For example, LiquidVPN, a small up-and-coming provider, was sued for its marketing, which touted it as a great way to pirate movies and TV shows. The case ended with a $10 million judgment against LiquidVPN and the service shut down entirely as a result.

The case of LiquidVPN isn’t the only example of Goliath pulverizing David. The same group behind that suit also went after TorGuard, a small independent VPN based out of Orlando, Florida. Unsurprisingly, TorGuard couldn’t face up to that kind of judicial firepower and caved. It will now block all torrenting traffic on its U.S.-based servers, something the company confirmed in an email.

Much the same happened to another small provider, VPN Unlimited (part of KeepSolid), which now also blocks all torrent traffic on its U.S. servers. It also prohibits users in the United States from torrenting through blocks implemented in its protocols, according to company spokeswoman Liza Shambra.

Keeping Logs?

More worrying, though, is a similar case where the judge ordered VPN.ht—a really small provider—to not just block torrent traffic, but also keep logs on its U.S. servers. In a way, this is the most terrifying of the three cases we have discussed as this is the one that really attacks not just what you can do with a VPN—bad enough in itself—but will also attack users’ privacy.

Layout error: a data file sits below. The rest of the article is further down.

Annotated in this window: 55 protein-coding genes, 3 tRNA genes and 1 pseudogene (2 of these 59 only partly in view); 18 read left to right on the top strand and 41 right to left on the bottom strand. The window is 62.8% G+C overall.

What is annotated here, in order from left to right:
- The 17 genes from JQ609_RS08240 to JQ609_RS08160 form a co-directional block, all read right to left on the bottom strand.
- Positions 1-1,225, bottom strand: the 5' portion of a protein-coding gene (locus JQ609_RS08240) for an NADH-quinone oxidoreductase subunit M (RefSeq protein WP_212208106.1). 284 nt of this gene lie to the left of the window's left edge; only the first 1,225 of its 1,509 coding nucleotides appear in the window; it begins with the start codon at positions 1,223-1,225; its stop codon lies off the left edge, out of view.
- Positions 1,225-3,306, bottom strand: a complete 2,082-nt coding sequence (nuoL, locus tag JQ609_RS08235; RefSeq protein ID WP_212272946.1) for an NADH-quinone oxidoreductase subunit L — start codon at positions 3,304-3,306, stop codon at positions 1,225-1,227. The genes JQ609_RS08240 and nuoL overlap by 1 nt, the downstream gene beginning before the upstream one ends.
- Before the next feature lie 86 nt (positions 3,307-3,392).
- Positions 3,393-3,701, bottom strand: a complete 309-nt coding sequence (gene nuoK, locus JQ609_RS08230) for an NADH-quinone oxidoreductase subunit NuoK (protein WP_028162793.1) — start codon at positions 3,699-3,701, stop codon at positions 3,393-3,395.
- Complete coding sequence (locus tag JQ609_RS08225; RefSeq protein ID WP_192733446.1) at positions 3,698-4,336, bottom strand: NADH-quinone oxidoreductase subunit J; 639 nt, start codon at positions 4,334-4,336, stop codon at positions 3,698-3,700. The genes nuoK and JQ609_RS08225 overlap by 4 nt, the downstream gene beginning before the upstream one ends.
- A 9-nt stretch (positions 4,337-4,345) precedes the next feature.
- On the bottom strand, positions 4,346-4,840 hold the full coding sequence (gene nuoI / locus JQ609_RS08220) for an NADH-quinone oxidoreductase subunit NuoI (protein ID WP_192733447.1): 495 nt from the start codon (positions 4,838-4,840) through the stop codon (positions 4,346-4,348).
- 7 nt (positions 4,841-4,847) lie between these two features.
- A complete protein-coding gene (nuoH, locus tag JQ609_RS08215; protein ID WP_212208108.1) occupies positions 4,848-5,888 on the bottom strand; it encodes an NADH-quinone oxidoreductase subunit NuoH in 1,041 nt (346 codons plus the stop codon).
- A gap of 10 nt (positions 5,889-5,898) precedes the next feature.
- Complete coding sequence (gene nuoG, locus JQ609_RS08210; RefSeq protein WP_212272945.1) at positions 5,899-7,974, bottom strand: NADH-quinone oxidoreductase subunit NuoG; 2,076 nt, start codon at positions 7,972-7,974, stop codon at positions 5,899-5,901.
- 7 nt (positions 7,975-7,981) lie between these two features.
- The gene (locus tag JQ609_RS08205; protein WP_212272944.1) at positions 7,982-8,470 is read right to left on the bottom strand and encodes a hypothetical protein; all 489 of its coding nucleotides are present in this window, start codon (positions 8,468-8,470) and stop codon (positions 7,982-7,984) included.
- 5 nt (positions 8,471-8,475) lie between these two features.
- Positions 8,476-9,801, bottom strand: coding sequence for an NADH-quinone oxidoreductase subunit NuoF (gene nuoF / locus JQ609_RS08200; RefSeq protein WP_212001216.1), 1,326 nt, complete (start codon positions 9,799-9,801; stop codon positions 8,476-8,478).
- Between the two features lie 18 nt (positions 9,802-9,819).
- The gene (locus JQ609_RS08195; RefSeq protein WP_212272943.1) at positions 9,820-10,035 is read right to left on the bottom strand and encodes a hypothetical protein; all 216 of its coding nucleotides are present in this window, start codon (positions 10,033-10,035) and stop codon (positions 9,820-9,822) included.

As with all landmark decisions, it remains to be seen if this judgment is just a blip or if we’re standing at the top of a slippery slope and slowly starting our slide downward. However things turn out, one thing is for sure: we will never be taking the privacy VPNs provide us for granted anymore.

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Profile Photo for Fergus O'Sullivan Fergus O'Sullivan
Fergus is a freelance writer for How-To Geek. He has seven years of tech reporting and reviewing under his belt for a number of publications, including GameCrate and Cloudwards. He's written more articles and reviews about cybersecurity and cloud-based software than he can keep track of---and knows his way around Linux and hardware, too.